What does a flattening yield curve mean these days? Perhaps not what it used to.
No doubt, the slope of the yield curve, as measured by the spread between two- and 10-year government bonds, has been flattening since 2014 in both Canada and the United States, and the trend has recently intensified: as we headed into December, the curve sat at its flattest level since the Great Recession.
Fixed Income 101 tells us that this foreshadows slowing economic growth. More worrisome, when the two-year/10-year spread hits zero, or less (yield curve inversion), that's generally considered a slam-dunk for impending recession.
So says the textbook. But we acknowledge that some unusual factors are driving the curve flatter in the post-recession era, and they might not signal slowdown or impending recession:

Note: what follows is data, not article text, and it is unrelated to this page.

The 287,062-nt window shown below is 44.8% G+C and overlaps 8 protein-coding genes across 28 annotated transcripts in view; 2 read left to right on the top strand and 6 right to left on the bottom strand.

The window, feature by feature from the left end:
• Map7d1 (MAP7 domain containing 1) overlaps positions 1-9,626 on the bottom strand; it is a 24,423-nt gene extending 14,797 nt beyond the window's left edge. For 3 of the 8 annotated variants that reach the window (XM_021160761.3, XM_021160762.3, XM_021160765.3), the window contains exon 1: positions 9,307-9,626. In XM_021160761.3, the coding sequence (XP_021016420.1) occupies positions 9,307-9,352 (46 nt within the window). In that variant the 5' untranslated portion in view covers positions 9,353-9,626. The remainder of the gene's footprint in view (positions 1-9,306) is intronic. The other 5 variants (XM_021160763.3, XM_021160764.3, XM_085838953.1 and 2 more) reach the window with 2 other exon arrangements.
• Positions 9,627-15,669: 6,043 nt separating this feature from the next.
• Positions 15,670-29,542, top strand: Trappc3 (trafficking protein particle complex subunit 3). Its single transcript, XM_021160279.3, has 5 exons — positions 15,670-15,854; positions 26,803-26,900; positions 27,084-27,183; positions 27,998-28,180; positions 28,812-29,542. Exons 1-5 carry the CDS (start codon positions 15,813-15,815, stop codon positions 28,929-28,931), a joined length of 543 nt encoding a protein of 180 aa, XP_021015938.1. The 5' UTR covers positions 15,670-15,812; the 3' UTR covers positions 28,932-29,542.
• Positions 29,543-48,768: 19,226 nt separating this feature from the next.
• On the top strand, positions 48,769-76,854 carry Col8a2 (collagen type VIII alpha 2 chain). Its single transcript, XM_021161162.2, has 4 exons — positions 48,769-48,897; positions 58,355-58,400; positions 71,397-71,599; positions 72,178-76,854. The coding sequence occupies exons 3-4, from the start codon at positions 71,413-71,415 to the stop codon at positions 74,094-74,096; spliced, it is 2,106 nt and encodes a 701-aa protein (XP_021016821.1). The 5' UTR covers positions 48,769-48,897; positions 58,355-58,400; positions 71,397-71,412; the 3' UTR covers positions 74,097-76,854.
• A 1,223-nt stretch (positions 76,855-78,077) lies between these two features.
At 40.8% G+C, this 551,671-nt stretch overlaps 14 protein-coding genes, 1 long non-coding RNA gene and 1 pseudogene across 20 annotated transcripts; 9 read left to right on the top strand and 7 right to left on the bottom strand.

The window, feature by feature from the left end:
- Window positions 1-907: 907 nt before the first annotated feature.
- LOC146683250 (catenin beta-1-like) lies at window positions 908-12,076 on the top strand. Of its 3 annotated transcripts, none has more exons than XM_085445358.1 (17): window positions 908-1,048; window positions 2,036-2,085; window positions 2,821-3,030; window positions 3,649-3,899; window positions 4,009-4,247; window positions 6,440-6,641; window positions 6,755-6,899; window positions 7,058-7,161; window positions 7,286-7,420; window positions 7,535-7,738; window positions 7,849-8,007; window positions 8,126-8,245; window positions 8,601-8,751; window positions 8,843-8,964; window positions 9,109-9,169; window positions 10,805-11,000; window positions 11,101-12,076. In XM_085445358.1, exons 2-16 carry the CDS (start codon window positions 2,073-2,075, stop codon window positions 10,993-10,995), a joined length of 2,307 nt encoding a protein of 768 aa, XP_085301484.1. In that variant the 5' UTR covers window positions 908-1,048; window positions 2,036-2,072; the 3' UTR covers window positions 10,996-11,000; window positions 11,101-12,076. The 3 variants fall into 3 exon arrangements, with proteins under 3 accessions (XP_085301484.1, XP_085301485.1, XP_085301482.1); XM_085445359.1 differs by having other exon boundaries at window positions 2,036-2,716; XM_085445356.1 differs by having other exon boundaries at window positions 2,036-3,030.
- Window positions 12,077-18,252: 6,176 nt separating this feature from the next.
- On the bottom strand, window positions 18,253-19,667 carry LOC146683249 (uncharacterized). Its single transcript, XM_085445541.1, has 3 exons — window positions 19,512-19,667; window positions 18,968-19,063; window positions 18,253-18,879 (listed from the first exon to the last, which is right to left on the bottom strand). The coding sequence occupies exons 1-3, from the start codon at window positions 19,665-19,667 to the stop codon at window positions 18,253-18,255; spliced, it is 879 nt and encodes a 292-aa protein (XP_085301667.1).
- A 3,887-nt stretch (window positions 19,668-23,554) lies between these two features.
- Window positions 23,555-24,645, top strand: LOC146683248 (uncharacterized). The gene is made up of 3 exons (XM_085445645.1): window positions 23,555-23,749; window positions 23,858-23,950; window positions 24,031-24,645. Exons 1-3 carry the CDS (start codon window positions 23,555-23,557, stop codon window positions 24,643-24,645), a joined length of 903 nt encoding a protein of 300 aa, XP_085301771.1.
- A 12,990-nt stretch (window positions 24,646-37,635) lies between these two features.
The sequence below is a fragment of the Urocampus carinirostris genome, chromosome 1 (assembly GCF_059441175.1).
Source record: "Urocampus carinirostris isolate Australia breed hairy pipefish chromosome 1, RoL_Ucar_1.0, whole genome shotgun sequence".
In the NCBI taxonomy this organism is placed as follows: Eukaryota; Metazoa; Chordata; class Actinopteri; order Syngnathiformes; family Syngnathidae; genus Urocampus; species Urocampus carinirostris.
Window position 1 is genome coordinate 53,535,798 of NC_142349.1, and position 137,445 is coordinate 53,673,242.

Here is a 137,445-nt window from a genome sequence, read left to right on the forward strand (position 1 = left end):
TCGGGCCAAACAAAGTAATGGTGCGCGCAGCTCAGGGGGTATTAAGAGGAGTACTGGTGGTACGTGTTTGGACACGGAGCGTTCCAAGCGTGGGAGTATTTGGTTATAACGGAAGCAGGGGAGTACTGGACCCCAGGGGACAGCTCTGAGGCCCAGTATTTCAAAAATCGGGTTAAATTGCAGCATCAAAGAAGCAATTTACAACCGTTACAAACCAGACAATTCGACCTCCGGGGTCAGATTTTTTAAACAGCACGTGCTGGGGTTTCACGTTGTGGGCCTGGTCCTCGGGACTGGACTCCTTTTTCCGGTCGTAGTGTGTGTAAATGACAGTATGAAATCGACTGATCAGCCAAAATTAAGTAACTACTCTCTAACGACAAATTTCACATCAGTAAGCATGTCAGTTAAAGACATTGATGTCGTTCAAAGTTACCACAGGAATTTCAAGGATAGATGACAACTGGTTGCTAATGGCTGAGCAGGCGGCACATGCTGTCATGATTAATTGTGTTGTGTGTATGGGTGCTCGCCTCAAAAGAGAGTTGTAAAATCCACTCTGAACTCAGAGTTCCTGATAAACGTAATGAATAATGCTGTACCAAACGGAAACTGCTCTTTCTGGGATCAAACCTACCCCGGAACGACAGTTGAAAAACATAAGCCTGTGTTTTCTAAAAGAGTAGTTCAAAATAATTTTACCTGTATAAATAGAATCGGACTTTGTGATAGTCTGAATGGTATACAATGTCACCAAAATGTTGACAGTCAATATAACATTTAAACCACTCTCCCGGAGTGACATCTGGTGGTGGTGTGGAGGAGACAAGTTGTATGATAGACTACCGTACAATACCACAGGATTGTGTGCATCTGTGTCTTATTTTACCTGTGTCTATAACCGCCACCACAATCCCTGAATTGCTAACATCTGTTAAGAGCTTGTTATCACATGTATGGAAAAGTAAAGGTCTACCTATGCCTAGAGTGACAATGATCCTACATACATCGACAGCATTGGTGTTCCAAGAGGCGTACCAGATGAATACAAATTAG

And yet, against these perhaps-unique factors, the yield curve may still be foreshadowing a slowdown. After all, the era of easy money may be coming to a close. That has negative implications for growth, for both structural and historical reasons.
So while we can see the extenuating circumstances creating a flatter yield curve, we're not quite ready to declare that it's different this time. In fact, we believe that the curve is telling investors to tread carefully and be cautious, in particular, when it comes to risk asset allocation.
This post originally appeared on the BlackRock Blog.
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